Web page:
Sicario: Bring Out the Popcorn
Directed by Denis Villeneuve
Written by Taylor Sheridan
Denis Villeneuve’s narco-thriller Sicario is likely the most broadly accessible film in this year’s competition, a very watchable, schematically Hollywoodian production more at home at the Oscars than at Cannes. It stars, tragically, Emily Blunt as FBI agent Kate Macer and, unsurprisingly, Benicio Del Toro as special drugs advisor Alejandro. Kate is recruited from her hostage crisis unit to a secretive anti-drugs mission at the margins of legality following a gruesome, finely crafted opening sequence in which she leads the bust of a safe house full of rows of executed hostages concealed into the walls. Gradually she clues in as to the nature of the mission – her role is merely procedural, as the presence of an FBI agent is apparently obligatory as a front for Alejandro and rogue operation head Matt (Josh Brolin).
There are episodic flashes of the brilliant Villeneuve touch that enchanted me in Incendies, namely the gorgeous aerial shots of the sprawling labyrinth of Ciudad Juarez and the surrounding countryside as an ominous terrain of human misery existing beyond the reaches of any law enforcement agency, as well as the gradually instilled realization that the fight against the cartels will never be won or ended. Although clumsily executed, the exchange in which Matt finally reveals to Kate the endgame of American anti-drugs policy – drugs will never be eradicated, there needs to be a state of equilibrium achieved between in the power-struggling ruling cartels and various state governments – sounds realistically pessimistic, as does the lack of resolution. So far as conveying the hopelessness of the official war on drugs and the myriad human miseries involved, Sicario does a fine job.
However, despite several unexpected twists, the overall script and relationships between characters are extremely formulaic and calculated – the supporting part of the black cop, the over-the-top, blatantly rule-bending badass boss (Brolin), Benicio del Toro in a film about Mexicans and drugs trafficking, and the seemingly unrelated storylines converging at the end – one is forgiven the involuntary mental association with Soderbergh’s Traffic or even González Iñárritu’s 21 Grams. And while Del Toro is again excellent and brings a strong dose of charisma to his role, Brolin and Blunt are both awfully miscast. Brolin tries too hard as the reckless, not by-the-book, but ultimately brave cop, while Blunt is never credible as an FBI agent. Her badly executed manly gait is ridiculous, and ugly clothes are not sufficient to signify toughness. It is a painful pity watching her convey internal conflict by various modes of face twitching, the occasional swallowed tear or outraged grimace. She is not aided by the at times preposterous dialogue – “You look like a little girl when you cry, you remind me of my daughter,” Del Toro’s supposedly Columbian father of a young child tells her. Other elements of ridiculousness are the teary hostage team histrionically retching after the initial hostage crisis, as well as the stunted Spanish dialogues involving Mexican officer Silvio’s family.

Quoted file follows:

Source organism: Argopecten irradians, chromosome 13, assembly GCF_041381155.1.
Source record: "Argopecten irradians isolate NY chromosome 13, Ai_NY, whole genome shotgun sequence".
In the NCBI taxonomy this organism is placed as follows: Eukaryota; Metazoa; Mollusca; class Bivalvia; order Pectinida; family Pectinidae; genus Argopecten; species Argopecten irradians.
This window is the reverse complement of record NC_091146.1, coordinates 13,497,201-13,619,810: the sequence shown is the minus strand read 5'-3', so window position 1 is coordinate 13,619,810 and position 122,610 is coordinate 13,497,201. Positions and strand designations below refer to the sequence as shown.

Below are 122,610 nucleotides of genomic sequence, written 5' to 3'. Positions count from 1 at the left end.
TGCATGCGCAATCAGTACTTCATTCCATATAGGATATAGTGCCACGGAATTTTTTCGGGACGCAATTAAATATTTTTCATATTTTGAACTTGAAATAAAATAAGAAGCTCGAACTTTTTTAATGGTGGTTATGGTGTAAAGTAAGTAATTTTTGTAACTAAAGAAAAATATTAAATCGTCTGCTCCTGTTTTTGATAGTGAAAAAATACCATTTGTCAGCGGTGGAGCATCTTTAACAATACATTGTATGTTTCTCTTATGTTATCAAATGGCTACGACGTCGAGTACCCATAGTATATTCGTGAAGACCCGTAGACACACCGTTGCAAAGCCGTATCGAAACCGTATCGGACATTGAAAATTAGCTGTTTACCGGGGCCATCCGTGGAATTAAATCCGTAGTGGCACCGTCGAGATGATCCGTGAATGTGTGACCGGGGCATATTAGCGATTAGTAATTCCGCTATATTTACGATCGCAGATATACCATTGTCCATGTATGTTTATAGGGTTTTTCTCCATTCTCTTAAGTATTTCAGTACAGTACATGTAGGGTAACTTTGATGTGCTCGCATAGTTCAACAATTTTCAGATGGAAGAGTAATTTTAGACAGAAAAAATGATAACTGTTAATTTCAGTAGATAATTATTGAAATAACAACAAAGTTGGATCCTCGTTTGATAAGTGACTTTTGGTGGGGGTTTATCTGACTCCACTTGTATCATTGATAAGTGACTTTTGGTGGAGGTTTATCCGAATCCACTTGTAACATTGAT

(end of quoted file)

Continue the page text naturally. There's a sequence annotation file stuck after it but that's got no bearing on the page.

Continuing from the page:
Overall, while Sicario does a fine job of “scratching the surface,” as one character puts it, of the hopeless war on drugs and some of the human costs on those involved in it, Emily Blunt’s incoherent casting and appalling performance nearly manage to ruin a fine thriller.